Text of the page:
The Swindler

There are a lot of friendly people here in Tanzania, and then there are the swindlers, the people who only see you as a walking dollar sign. “Rafiki! My friend! My friend!” They want to possess you, own you. I was leaving a fabric store (where I’d been making plans to have a dress made for my niece) when the latest swindler accosted me. “You are looking for kanga, friend?” “No.” “What are you looking for? I can help you.” I had been having trouble locating a store that sold soccer jerseys, so I thought I might as well ask him. He knew the place, and brought me straight to it. I was hoping he’d leave at this point, but it’s never that easy.

I was trying to exchange a jersey I had bought there two weeks ago. “This is impossible,” said the Swindler. “Why?” The jerseys were nearly identical. “This material is much better,” he said of the new jersey. The material was exactly the same. He said there was no way to know where I had bought the jersey, since the owner was on safari (and they did not give me a receipt). The jersey was still in its bag, and the man I had purchased it from was standing right next to the Swindler, sullen and silent. “I bought it from him.” The Swindler refused to accept this. “He does not remember you.” A bald faced lie. I marched out of the store in silent defiance and went to console myself with a milkshake.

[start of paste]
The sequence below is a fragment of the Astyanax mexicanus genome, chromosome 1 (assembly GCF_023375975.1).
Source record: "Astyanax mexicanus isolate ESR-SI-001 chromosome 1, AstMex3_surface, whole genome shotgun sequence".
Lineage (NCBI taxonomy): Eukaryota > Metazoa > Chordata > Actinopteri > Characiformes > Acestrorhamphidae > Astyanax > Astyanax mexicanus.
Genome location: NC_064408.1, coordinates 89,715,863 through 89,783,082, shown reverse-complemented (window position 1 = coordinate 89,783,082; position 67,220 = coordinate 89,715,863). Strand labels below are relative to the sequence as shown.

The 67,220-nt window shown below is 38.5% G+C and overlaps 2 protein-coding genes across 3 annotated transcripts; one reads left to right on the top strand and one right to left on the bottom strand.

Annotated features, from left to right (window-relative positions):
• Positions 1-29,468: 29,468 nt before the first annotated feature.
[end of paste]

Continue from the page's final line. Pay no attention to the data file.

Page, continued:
One Response

  1. joel, even though I’m not commenting as often as I should, I wanted you to know these stories you’ve been telling are so appreciated and loved and laughed at (with?).

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